Elizabeth Knox’s Mortal Fire is the kind of book where, no matter how many times you read its initial disclaimer, you are constantly stopping to verify its historical accuracy on Wikipedia. Everything about it feels unsettlingly real. In fact, about halfway through, I realized that the protagonist’s nickname, Canny, may well have to do with this uncomfortable straddling between the real and the fantastical—and, heavy-handed as Knox can be, I was a little in love with this weirdness. So, before I say more about the novel, let me confirm that the Southland islands do not, in fact, exist beyond Knox’s novels, nor do its cities or coal mines. Iron lungs, for all they sound like depraved inventions of a crazed mind, are real. So, unfortunately, was the Second World War.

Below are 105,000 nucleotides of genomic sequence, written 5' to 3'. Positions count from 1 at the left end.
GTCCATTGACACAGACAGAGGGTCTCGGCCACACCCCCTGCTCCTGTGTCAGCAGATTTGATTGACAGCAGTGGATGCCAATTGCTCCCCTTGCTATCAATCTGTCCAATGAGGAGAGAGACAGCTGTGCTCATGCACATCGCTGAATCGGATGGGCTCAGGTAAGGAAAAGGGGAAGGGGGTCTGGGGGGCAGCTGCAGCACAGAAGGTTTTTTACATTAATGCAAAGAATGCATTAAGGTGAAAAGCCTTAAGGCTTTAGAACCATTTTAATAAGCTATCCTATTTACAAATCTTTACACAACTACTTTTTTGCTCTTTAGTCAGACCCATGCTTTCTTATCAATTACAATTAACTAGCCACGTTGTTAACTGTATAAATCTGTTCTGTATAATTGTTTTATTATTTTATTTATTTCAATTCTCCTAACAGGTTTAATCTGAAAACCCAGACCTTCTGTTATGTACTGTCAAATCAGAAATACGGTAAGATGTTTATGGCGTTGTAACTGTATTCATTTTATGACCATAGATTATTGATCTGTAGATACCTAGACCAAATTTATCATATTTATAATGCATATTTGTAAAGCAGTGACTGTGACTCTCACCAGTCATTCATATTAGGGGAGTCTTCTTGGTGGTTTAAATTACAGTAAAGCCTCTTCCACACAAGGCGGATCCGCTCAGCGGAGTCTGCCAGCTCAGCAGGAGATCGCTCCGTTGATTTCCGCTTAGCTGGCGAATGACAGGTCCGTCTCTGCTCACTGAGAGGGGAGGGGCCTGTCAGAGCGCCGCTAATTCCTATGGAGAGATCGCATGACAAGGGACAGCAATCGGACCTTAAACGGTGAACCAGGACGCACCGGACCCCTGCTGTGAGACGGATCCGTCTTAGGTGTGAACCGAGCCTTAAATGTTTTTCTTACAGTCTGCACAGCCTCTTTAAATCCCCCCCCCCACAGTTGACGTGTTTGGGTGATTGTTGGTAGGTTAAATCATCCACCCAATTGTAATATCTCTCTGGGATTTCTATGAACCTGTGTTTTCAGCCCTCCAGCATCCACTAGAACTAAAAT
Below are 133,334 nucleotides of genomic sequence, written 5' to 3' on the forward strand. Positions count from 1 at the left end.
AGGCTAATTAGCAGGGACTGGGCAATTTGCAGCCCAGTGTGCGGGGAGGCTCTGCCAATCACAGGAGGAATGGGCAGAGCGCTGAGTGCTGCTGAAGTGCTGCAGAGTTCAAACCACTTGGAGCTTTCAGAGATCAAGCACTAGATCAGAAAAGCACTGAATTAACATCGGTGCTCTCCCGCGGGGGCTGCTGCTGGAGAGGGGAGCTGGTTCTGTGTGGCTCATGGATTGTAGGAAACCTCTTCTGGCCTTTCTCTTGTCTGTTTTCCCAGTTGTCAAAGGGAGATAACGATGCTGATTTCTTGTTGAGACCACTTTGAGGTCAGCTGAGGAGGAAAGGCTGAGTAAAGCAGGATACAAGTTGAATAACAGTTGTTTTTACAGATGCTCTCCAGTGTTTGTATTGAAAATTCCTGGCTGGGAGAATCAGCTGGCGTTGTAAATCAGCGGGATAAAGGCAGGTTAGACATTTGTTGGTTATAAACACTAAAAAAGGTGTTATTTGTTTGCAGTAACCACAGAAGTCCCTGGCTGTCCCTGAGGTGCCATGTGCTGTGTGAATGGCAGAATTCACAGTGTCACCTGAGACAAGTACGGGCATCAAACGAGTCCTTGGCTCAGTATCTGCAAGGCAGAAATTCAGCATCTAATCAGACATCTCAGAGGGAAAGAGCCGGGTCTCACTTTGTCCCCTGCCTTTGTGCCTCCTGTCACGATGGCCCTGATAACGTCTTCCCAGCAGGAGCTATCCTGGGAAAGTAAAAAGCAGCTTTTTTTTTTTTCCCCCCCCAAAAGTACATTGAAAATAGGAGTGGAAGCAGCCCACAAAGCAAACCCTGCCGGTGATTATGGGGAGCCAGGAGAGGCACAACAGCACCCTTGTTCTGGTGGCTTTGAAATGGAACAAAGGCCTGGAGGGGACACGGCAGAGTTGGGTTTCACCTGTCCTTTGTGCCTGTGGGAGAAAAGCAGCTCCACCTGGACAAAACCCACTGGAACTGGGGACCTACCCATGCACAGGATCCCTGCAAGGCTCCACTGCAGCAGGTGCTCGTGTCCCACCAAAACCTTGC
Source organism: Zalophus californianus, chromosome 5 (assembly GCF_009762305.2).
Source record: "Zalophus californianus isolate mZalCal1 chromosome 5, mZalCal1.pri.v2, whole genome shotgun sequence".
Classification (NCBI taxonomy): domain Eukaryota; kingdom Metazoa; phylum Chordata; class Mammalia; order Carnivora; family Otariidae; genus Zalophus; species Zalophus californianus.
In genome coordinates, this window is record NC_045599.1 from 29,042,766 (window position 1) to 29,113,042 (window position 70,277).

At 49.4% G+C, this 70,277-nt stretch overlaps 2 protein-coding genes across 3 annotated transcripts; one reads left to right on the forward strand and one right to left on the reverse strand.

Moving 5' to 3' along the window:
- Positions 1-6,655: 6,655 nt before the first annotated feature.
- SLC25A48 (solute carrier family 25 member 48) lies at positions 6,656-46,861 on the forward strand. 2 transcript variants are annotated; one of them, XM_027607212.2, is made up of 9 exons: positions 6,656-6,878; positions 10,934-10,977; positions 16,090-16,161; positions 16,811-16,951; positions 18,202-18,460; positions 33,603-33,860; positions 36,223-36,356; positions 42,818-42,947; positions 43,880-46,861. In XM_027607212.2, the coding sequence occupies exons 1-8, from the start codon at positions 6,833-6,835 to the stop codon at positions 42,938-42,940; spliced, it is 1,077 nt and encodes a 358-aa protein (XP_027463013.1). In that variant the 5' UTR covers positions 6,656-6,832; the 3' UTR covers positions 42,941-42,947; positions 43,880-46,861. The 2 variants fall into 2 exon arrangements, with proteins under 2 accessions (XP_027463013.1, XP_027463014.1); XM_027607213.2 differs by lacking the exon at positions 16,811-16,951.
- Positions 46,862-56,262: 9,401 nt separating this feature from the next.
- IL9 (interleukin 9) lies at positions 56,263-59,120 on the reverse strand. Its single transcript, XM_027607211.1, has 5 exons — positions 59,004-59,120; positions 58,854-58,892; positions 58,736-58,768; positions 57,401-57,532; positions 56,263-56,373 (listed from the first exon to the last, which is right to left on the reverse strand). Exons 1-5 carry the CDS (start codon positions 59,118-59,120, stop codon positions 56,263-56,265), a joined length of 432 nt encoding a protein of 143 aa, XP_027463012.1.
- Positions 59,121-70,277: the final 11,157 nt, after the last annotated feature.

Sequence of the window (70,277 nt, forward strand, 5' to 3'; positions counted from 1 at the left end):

Set in 1959, Mortal Fire opens to typical YA-fanfare. Protagonist Canny (short for Agnes, short again for Akanesi) is an outsider, and is very obviously prone to the supernatural. Knox’s twist on these tropes, however, is more engaging than usual; Canny is a brown, native girl amongst her white peers and step-family, she is a mathematical genius and, it is implied, somewhere on the autistic spectrum. She sees and describes magic in logical terms, as natural “extra” rather than as something inexplicable and spiritual. Right away, Canny is made an other in our own world as well as Southland’s, but what’s more, she is a character to whom we can relate without ever fully understanding.
[Into the mines]